Retrieval of Evapotranspiration from Sentinel-2: Comparison of Vegetation Indices, Semi-Empirical Models and SNAP Biophysical Processor Approach

Nieves Pasqualotto, Guido D'Urso, Salvatore Falanga Bolognesi, Oscar Rosario Belfiore, Shari Van Wittenberghe, Jesús Delegido, Alejandro Pezzola, Cristina Winschel, José Moreno
2019 Agronomy  
Remote sensing evapotranspiration estimation over agricultural areas is increasingly used for irrigation management during the crop growing cycle. Different methodologies based on remote sensing have emerged for the leaf area index (LAI) and the canopy chlorophyll content (CCC) estimation, essential biophysical parameters for crop evapotranspiration monitoring. Using Sentinel-2 (S2) spectral information, this study performed a comparative analysis of empirical (vegetation indices),
more » ... l (CLAIR model with fixed and calibrated extinction coefficient) and artificial neural network S2 products derived from the Sentinel Application Platform Software (SNAP) biophysical processor (ANN S2 products) approaches for the estimation of LAI and CCC. Four independent in situ collected datasets of LAI and CCC, obtained with standard instruments (LAI-2000, SPAD) and a smartphone application (PocketLAI), were used. The ANN S2 products present good statistics for LAI (R2 > 0.70, root mean square error (RMSE) < 0.86) and CCC (R2 > 0.75, RMSE < 0.68 g/m2) retrievals. The normalized Sentinel-2 LAI index (SeLI) is the index that presents good statistics in each dataset (R2 > 0.71, RMSE < 0.78) and for the CCC, the ratio red-edge chlorophyll index (CIred-edge) (R2 > 0.67, RMSE < 0.62 g/m2). Both indices use bands located in the red-edge zone, highlighting the importance of this region. The LAI CLAIR model with a fixed extinction coefficient value produces a R2 > 0.63 and a RMSE < 1.47 and calibrating this coefficient for each study area only improves the statistics in two areas (RMSE ≈ 0.70). Finally, this study analyzed the influence of the LAI parameter estimated with the different methodologies in the calculation of crop potential evapotranspiration (ETc) with the adapted Penman–Monteith (FAO-56 PM), using a multi-temporal dataset. The results were compared with ETc estimated as the product of the reference evapotranspiration (ETo) and on the crop coefficient (Kc) derived from FAO table values. In the absence of independent reference ET data, the estimated ETc with the LAI in situ values were considered as the proxy of the ground-truth. ETc estimated with the ANN S2 LAI product is the closest to the ETc values calculated with the LAI in situ (R2 > 0.90, RMSE < 0.41 mm/d). Our findings indicate the good validation of ANN S2 LAI and CCC products and their further suitability for the implementation in evapotranspiration retrieval of agricultural areas.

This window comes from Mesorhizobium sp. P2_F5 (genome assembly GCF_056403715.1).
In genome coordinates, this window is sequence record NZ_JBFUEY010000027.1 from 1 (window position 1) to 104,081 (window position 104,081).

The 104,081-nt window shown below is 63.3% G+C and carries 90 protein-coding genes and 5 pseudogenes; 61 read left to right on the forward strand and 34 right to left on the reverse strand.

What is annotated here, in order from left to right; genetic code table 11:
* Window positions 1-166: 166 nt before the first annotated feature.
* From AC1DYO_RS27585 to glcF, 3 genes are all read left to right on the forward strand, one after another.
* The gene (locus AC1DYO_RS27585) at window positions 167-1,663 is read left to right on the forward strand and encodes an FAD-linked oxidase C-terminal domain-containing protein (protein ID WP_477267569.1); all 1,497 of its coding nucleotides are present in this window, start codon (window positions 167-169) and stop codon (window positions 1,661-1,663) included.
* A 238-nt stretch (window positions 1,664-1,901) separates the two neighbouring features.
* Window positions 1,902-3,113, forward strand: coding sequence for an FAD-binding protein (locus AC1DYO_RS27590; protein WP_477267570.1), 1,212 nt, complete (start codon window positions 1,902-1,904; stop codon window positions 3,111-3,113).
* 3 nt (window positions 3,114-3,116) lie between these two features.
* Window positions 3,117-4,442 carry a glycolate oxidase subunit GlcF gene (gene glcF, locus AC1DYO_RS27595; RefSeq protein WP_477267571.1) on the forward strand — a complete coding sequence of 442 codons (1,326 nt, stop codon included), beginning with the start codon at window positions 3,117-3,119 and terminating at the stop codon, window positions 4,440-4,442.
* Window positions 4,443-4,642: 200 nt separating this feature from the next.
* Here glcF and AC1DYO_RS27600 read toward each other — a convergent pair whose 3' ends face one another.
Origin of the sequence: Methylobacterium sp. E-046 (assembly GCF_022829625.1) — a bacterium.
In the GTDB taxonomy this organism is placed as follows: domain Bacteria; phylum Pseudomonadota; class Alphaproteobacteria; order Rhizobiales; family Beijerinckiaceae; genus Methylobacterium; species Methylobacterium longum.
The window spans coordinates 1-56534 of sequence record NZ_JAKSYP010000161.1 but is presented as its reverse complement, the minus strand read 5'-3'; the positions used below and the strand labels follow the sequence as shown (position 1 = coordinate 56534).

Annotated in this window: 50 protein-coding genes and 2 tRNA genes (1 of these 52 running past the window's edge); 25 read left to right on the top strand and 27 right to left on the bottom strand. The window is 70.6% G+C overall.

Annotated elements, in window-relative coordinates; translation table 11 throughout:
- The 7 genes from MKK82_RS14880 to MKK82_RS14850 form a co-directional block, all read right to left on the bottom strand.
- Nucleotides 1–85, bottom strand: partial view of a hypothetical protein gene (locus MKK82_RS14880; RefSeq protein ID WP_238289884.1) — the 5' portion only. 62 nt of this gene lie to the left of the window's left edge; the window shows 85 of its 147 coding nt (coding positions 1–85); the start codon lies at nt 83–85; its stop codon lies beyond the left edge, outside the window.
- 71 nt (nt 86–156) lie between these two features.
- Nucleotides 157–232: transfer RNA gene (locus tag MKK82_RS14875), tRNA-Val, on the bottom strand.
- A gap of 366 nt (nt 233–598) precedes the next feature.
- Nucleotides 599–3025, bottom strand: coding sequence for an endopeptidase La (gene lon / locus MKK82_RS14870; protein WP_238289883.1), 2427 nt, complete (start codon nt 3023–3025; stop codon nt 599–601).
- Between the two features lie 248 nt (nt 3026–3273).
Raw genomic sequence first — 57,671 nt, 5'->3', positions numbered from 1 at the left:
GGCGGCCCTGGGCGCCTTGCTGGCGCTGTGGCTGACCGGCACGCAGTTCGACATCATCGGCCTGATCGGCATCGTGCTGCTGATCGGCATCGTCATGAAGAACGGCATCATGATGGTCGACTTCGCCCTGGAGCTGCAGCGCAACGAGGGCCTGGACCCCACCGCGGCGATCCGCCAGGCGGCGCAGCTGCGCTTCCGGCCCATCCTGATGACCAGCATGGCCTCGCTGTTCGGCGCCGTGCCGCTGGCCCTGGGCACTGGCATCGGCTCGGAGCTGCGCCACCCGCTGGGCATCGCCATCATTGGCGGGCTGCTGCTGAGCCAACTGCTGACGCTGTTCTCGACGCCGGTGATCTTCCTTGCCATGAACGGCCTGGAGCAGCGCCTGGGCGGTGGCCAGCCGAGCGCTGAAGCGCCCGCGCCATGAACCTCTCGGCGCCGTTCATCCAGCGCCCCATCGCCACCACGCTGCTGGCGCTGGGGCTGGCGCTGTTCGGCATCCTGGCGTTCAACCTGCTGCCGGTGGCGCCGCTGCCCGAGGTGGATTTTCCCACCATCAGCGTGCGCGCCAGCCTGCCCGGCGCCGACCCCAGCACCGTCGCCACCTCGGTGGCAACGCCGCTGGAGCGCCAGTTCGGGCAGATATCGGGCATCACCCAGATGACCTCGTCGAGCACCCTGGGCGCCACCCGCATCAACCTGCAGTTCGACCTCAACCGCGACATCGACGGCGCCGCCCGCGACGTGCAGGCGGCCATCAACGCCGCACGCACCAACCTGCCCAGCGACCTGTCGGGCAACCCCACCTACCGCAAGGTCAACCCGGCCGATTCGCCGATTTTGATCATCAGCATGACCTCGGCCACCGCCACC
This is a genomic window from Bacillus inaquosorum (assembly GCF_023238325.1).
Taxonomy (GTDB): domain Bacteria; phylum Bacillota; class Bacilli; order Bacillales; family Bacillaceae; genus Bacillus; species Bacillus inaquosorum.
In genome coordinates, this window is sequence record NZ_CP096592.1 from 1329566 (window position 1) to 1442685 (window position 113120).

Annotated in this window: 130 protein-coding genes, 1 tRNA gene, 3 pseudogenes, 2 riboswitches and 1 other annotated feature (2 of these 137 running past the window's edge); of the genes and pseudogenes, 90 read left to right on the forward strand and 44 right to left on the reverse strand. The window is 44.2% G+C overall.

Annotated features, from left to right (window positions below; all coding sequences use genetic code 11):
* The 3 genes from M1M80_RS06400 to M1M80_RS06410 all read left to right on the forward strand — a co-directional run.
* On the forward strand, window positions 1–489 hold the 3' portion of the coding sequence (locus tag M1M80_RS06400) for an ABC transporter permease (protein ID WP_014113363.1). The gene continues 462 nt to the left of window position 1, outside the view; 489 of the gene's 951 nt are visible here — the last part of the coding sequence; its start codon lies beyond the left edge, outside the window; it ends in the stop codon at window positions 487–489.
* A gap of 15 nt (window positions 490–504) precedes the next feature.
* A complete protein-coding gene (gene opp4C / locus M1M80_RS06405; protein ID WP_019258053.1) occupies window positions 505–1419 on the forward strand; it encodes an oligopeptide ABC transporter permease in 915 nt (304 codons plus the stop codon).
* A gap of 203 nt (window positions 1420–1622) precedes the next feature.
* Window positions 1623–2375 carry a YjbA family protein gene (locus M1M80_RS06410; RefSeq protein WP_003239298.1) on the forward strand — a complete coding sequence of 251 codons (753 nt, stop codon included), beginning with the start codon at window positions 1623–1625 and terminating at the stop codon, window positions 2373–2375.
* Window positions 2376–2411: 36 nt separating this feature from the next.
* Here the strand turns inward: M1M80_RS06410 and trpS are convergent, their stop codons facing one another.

doi:10.3390/agronomy9100663 fatcat:o6xyagwjmfacjaz7gbdzzqasii